In The Smartest Kids in the World and How They Got That Way, Amanda Ripley looks at education through the lens of PISA (Programme for International Student Assessment) which is a test administered around the world to test the math, science, and reading skills of 15-year-olds. In general, student scores indicate that teenagers in Finland, South Korea, and Poland are learning and mastering the skills needed to solve problems and make complex arguments, skills that are increasingly important in the modern economy. In contrast, the scores of American students seem to indicate that teenagers in the United States are not learning or mastering these skills, at least not as well. In an attempt to figure out why or at least how education differed among these four countries, Ripley followed three American students who spent a year abroad in Finland, South Korea, and Poland. She also talked to educators, parents, and a host of other people.
I found this subject fascinating. Ripley does not attempt to provide any easy solutions, or really any solutions at all, to the problems in American education. She simply reports what she discovered through her investigation. This is certainly not an exhaustive study on education in the U.S. or the world, but it does present an interesting picture and hopefully will invite discussion.
There were three lessons I took from this book. The first was the importance of creating a culture of rigor around education. In the countries Ripley focuses on school is expected to be hard, standards are high, and it is assumed that students will meet those standards. Of course, not every student does. Still there is something to be said for assuming that kids can succeed rather than assuming at the outset that are too many obstacles in their way for that to happen. She points out that sometimes policies aimed at helping kids ends up doing more harm than good by providing the kids with reasons to explain why they're not performing better in school.
The second had to with the teaching profession. I have to admit I have never put much thought into how teachers are trained beyond getting a college degree. Ripley suggests that an education major is considered to be an easy major in the U.S. I don't know if this is true or not, but then I majored in political science and journalism (before going to law school and librarian school). In contrast, in countries like Finland becoming a teacher is comparatively much harder. Only the best and brightest are trusted with teaching the nation's youngsters. Ripley's description of the process of becoming a teacher in Finland and the respect with which they are treated reminded me of law school or medical school in the U.S.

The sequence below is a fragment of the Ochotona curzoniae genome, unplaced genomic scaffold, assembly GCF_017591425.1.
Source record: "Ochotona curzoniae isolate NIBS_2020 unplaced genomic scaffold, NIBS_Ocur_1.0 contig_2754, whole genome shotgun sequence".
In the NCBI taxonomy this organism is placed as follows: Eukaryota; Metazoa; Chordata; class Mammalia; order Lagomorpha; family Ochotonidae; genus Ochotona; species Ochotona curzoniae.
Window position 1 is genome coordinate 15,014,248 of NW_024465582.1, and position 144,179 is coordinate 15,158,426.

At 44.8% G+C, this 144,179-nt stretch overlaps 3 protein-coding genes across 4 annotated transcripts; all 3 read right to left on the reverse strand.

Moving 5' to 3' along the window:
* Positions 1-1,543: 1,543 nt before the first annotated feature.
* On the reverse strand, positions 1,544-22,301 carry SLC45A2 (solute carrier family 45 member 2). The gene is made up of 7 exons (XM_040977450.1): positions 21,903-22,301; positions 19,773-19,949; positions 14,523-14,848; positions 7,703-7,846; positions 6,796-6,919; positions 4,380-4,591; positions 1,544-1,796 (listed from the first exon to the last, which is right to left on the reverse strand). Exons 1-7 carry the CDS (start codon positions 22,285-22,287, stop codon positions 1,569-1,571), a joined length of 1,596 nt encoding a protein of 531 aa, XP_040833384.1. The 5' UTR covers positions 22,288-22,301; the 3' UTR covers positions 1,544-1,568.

The third lesson I learned, or rather was reminded of, was the importance of reading to kids
when they're young and engaging them in conversation when they're older. According to Ripley, engaging your child in these ways benefits the child far more than baking brownies for school bake sales or coaching sports. Not that those activities don't have value; they do. It is just that reading to kids, encouraging them to read on their own, and discussing issues with them encourages them to develop and explain their own opinions which requires critical thinking. Ultimately, critical thinking skills are what kids need to develop as it is those skills that will enable them to tackle complex problems as adults.
When I was high school my stepdad and I use to argue about politics. I hated this (well maybe I liked it a little). In hindsight I'm grateful. It forced me to think about why I believed what I did and to explain why. In other words, it forced me to think critically, a skill that has been invaluable throughout my career, and really throughout life. I have also been in the habit of reading for as long as I can remember. This habit came in handy when I had to get through the massive amounts of reading one is expected to get through in law school. I would like to think that most parents are imparting these same skills and habits to their kids too.
Ripley's book left me feeling hopeful. Prior to reading it education seemed like too big of a problem to tackle. It still seems big but I would like to think I have better grasp of the problems and possible solutions, at least a little bit.